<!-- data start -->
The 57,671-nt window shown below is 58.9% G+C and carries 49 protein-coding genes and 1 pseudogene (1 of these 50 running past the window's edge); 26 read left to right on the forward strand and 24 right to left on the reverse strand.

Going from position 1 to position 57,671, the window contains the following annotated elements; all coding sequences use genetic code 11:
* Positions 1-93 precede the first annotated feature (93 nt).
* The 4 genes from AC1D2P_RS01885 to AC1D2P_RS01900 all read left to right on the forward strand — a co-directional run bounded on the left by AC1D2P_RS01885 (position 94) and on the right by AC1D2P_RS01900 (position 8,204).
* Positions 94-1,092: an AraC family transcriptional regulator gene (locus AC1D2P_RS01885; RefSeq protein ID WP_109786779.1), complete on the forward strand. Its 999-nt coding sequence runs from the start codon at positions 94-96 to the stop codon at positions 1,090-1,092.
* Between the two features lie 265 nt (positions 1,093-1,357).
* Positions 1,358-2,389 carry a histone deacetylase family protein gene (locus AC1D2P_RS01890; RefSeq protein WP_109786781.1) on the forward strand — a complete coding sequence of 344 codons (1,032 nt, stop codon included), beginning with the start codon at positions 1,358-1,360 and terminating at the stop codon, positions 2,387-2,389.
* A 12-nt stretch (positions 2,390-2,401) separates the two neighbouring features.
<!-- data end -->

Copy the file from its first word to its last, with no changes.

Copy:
The 57,671-nt window shown below is 58.9% G+C and carries 49 protein-coding genes and 1 pseudogene (1 of these 50 running past the window's edge); 26 read left to right on the forward strand and 24 right to left on the reverse strand.

Going from position 1 to position 57,671, the window contains the following annotated elements; all coding sequences use genetic code 11:
* Positions 1-93 precede the first annotated feature (93 nt).
* The 4 genes from AC1D2P_RS01885 to AC1D2P_RS01900 all read left to right on the forward strand — a co-directional run bounded on the left by AC1D2P_RS01885 (position 94) and on the right by AC1D2P_RS01900 (position 8,204).
* Positions 94-1,092: an AraC family transcriptional regulator gene (locus AC1D2P_RS01885; RefSeq protein ID WP_109786779.1), complete on the forward strand. Its 999-nt coding sequence runs from the start codon at positions 94-96 to the stop codon at positions 1,090-1,092.
* Between the two features lie 265 nt (positions 1,093-1,357).
* Positions 1,358-2,389 carry a histone deacetylase family protein gene (locus AC1D2P_RS01890; RefSeq protein WP_109786781.1) on the forward strand — a complete coding sequence of 344 codons (1,032 nt, stop codon included), beginning with the start codon at positions 1,358-1,360 and terminating at the stop codon, positions 2,387-2,389.
* A 12-nt stretch (positions 2,390-2,401) separates the two neighbouring features.